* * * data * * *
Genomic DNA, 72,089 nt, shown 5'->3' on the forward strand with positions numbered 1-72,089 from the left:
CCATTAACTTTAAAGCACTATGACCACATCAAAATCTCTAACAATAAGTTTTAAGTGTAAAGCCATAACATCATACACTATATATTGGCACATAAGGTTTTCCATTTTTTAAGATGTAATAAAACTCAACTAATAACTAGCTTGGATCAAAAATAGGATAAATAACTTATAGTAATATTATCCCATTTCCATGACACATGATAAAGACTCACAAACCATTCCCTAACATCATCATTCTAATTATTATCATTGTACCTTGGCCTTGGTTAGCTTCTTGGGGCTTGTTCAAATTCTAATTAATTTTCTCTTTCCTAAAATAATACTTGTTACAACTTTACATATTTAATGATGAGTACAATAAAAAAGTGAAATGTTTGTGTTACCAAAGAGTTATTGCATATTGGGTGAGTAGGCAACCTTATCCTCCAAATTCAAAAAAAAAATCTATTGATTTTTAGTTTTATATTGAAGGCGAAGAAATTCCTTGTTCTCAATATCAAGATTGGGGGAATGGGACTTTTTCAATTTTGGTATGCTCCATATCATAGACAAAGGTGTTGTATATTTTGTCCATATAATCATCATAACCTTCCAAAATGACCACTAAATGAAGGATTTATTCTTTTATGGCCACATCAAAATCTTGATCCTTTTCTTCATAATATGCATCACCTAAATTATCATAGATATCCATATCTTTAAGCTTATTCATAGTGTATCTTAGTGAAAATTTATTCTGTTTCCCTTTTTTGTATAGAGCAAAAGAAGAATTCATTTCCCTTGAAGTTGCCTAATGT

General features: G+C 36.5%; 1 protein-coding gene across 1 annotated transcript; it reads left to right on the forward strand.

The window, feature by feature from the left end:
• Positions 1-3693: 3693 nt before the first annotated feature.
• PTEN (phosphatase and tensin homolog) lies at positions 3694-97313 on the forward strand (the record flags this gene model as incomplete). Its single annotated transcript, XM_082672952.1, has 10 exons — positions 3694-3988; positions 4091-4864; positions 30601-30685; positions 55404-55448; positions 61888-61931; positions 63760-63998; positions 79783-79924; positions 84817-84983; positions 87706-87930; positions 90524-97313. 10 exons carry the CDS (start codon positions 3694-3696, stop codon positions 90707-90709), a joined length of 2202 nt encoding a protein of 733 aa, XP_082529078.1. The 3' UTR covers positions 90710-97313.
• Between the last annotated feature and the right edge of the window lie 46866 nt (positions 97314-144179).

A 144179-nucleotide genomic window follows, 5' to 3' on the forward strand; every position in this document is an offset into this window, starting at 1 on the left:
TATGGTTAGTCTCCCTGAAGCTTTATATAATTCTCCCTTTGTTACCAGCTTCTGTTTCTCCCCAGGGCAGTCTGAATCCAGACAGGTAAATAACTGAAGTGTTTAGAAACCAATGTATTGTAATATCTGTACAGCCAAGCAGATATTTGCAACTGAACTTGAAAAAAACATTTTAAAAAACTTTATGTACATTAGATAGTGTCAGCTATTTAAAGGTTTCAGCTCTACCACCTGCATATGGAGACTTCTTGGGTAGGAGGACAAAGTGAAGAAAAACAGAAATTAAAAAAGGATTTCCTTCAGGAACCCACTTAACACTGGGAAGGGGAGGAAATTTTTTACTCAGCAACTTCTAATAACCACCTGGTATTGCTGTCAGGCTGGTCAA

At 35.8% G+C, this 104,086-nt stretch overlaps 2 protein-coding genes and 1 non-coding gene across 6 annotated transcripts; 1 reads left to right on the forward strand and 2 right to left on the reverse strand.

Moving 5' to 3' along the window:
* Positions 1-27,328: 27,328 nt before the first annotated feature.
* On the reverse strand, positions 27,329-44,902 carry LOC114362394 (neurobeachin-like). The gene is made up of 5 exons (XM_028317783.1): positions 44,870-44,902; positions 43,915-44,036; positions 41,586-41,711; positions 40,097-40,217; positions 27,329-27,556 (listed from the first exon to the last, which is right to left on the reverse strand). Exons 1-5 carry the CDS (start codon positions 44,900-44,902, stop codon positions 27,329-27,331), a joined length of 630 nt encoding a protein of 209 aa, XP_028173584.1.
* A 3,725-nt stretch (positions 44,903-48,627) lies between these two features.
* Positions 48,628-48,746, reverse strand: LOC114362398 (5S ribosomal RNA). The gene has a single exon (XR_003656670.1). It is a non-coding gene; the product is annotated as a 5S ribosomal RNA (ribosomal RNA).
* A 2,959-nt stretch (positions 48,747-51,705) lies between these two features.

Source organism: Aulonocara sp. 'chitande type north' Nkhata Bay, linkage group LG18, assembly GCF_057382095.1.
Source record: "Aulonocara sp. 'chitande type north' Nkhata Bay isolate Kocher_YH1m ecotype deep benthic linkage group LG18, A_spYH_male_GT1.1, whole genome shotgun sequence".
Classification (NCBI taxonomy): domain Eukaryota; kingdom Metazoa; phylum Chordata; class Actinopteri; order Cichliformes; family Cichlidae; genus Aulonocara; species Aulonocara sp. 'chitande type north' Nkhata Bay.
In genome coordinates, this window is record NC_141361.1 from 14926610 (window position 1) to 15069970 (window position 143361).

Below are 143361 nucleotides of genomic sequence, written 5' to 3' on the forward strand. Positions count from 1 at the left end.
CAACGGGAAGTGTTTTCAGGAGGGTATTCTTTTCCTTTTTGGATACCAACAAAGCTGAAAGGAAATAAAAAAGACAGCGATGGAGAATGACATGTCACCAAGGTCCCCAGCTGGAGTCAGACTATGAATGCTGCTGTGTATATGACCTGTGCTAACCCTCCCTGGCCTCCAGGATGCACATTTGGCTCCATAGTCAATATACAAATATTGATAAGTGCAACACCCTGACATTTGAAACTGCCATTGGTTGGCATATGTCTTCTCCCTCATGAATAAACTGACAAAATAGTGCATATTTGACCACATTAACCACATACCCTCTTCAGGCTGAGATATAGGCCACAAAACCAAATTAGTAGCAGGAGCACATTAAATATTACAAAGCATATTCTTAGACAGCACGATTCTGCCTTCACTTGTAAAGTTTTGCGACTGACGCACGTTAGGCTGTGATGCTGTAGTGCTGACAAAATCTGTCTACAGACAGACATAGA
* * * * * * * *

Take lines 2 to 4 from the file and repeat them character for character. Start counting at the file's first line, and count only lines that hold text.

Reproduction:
CCATTAACTTTAAAGCACTATGACCACATCAAAATCTCTAACAATAAGTTTTAAGTGTAAAGCCATAACATCATACACTATATATTGGCACATAAGGTTTTCCATTTTTTAAGATGTAATAAAACTCAACTAATAACTAGCTTGGATCAAAAATAGGATAAATAACTTATAGTAATATTATCCCATTTCCATGACACATGATAAAGACTCACAAACCATTCCCTAACATCATCATTCTAATTATTATCATTGTACCTTGGCCTTGGTTAGCTTCTTGGGGCTTGTTCAAATTCTAATTAATTTTCTCTTTCCTAAAATAATACTTGTTACAACTTTACATATTTAATGATGAGTACAATAAAAAAGTGAAATGTTTGTGTTACCAAAGAGTTATTGCATATTGGGTGAGTAGGCAACCTTATCCTCCAAATTCAAAAAAAAAATCTATTGATTTTTAGTTTTATATTGAAGGCGAAGAAATTCCTTGTTCTCAATATCAAGATTGGGGGAATGGGACTTTTTCAATTTTGGTATGCTCCATATCATAGACAAAGGTGTTGTATATTTTGTCCATATAATCATCATAACCTTCCAAAATGACCACTAAATGAAGGATTTATTCTTTTATGGCCACATCAAAATCTTGATCCTTTTCTTCATAATATGCATCACCTAAATTATCATAGATATCCATATCTTTAAGCTTATTCATAGTGTATCTTAGTGAAAATTTATTCTGTTTCCCTTTTTTGTATAGAGCAAAAGAAGAATTCATTTCCCTTGAAGTTGCCTAATGT

General features: G+C 36.5%; 1 protein-coding gene across 1 annotated transcript; it reads left to right on the forward strand.

The window, feature by feature from the left end: